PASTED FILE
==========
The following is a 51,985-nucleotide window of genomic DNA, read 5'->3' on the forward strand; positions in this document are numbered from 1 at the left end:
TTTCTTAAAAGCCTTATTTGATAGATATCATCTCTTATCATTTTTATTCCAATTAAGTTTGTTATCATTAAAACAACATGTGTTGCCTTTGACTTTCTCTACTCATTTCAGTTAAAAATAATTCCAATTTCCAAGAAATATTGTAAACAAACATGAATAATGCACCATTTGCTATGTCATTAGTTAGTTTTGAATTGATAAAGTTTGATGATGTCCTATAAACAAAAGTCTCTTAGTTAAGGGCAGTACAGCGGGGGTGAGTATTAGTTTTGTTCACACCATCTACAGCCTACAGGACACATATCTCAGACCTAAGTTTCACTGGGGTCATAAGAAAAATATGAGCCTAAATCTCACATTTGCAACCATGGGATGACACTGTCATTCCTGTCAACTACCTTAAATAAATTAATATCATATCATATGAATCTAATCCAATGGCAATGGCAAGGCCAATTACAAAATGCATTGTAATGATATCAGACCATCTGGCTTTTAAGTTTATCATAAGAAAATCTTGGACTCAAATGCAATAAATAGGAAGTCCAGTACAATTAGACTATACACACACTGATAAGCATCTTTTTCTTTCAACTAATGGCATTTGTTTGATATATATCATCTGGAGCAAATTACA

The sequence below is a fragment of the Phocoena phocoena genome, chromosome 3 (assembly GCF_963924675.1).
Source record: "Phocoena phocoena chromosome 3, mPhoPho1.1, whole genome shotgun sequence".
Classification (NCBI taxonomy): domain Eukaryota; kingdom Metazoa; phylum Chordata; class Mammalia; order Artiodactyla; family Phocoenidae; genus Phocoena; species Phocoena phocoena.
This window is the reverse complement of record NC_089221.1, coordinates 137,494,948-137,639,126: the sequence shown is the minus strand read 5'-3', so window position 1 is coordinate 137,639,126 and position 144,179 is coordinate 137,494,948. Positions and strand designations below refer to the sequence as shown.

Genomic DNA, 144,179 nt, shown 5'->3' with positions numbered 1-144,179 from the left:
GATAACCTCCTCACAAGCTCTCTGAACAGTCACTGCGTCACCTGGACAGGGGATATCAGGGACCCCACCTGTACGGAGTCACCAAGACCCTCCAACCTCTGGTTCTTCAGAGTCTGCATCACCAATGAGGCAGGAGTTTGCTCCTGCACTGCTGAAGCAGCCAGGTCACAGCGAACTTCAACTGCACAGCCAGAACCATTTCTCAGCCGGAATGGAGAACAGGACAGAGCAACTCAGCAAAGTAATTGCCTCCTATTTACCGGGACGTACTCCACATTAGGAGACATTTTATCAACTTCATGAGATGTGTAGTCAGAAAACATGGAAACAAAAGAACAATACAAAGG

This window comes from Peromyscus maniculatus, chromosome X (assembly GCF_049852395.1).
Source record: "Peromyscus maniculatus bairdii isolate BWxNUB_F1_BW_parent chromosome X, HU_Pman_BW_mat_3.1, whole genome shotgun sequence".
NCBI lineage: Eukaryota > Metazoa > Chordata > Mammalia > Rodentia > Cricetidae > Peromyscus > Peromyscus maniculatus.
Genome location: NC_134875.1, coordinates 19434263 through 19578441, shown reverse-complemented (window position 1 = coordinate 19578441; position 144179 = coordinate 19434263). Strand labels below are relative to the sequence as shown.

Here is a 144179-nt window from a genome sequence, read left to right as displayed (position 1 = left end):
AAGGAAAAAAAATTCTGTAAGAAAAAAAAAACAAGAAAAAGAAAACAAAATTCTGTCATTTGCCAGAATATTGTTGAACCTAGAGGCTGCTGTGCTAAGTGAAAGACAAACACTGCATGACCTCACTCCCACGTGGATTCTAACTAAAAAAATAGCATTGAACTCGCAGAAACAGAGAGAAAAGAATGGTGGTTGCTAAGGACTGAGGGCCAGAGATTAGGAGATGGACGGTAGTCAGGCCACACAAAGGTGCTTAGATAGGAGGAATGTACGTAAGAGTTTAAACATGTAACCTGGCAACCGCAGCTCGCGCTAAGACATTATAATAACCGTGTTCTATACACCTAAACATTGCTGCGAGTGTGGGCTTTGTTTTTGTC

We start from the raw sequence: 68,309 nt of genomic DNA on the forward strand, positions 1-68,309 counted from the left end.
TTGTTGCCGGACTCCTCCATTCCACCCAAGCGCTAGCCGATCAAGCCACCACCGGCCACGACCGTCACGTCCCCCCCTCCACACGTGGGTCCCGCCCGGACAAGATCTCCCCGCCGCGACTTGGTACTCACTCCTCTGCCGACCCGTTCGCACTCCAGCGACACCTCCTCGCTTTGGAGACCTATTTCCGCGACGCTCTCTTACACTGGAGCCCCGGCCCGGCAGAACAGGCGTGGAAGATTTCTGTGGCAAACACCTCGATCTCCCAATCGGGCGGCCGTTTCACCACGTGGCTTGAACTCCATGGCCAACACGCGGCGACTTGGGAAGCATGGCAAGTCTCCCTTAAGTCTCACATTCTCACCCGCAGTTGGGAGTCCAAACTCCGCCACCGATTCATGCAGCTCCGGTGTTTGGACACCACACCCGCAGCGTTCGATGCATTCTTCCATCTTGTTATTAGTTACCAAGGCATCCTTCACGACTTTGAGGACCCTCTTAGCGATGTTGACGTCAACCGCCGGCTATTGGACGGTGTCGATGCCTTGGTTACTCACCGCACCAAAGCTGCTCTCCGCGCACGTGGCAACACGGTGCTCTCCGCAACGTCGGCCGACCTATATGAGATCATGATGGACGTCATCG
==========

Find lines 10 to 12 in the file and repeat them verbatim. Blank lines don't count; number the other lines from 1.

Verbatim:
Source record: "Peromyscus maniculatus bairdii isolate BWxNUB_F1_BW_parent chromosome X, HU_Pman_BW_mat_3.1, whole genome shotgun sequence".
NCBI lineage: Eukaryota > Metazoa > Chordata > Mammalia > Rodentia > Cricetidae > Peromyscus > Peromyscus maniculatus.
Genome location: NC_134875.1, coordinates 19434263 through 19578441, shown reverse-complemented (window position 1 = coordinate 19578441; position 144179 = coordinate 19434263). Strand labels below are relative to the sequence as shown.